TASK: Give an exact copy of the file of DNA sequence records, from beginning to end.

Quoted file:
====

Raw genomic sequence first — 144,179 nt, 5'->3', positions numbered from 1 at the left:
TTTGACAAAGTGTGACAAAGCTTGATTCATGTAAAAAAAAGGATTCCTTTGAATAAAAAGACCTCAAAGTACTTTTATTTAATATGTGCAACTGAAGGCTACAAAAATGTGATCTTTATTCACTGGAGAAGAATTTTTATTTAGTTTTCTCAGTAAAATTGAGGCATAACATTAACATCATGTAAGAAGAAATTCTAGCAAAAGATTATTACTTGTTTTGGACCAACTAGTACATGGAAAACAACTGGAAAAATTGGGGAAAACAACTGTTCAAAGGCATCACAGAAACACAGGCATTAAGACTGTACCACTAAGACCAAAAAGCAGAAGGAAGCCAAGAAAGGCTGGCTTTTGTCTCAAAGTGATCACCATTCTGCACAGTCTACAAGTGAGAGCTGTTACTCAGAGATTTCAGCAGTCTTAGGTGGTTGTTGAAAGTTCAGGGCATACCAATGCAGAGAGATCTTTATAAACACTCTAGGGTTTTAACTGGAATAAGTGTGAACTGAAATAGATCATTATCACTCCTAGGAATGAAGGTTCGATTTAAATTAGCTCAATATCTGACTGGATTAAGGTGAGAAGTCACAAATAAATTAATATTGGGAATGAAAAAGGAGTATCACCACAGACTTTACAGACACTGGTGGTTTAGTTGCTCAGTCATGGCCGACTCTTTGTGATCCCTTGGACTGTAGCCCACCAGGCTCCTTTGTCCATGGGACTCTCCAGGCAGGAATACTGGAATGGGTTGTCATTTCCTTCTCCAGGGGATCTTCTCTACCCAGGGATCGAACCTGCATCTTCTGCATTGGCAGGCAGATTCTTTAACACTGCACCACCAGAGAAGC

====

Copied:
Raw genomic sequence first — 144,179 nt, 5'->3', positions numbered from 1 at the left:
TTTGACAAAGTGTGACAAAGCTTGATTCATGTAAAAAAAAGGATTCCTTTGAATAAAAAGACCTCAAAGTACTTTTATTTAATATGTGCAACTGAAGGCTACAAAAATGTGATCTTTATTCACTGGAGAAGAATTTTTATTTAGTTTTCTCAGTAAAATTGAGGCATAACATTAACATCATGTAAGAAGAAATTCTAGCAAAAGATTATTACTTGTTTTGGACCAACTAGTACATGGAAAACAACTGGAAAAATTGGGGAAAACAACTGTTCAAAGGCATCACAGAAACACAGGCATTAAGACTGTACCACTAAGACCAAAAAGCAGAAGGAAGCCAAGAAAGGCTGGCTTTTGTCTCAAAGTGATCACCATTCTGCACAGTCTACAAGTGAGAGCTGTTACTCAGAGATTTCAGCAGTCTTAGGTGGTTGTTGAAAGTTCAGGGCATACCAATGCAGAGAGATCTTTATAAACACTCTAGGGTTTTAACTGGAATAAGTGTGAACTGAAATAGATCATTATCACTCCTAGGAATGAAGGTTCGATTTAAATTAGCTCAATATCTGACTGGATTAAGGTGAGAAGTCACAAATAAATTAATATTGGGAATGAAAAAGGAGTATCACCACAGACTTTACAGACACTGGTGGTTTAGTTGCTCAGTCATGGCCGACTCTTTGTGATCCCTTGGACTGTAGCCCACCAGGCTCCTTTGTCCATGGGACTCTCCAGGCAGGAATACTGGAATGGGTTGTCATTTCCTTCTCCAGGGGATCTTCTCTACCCAGGGATCGAACCTGCATCTTCTGCATTGGCAGGCAGATTCTTTAACACTGCACCACCAGAGAAGC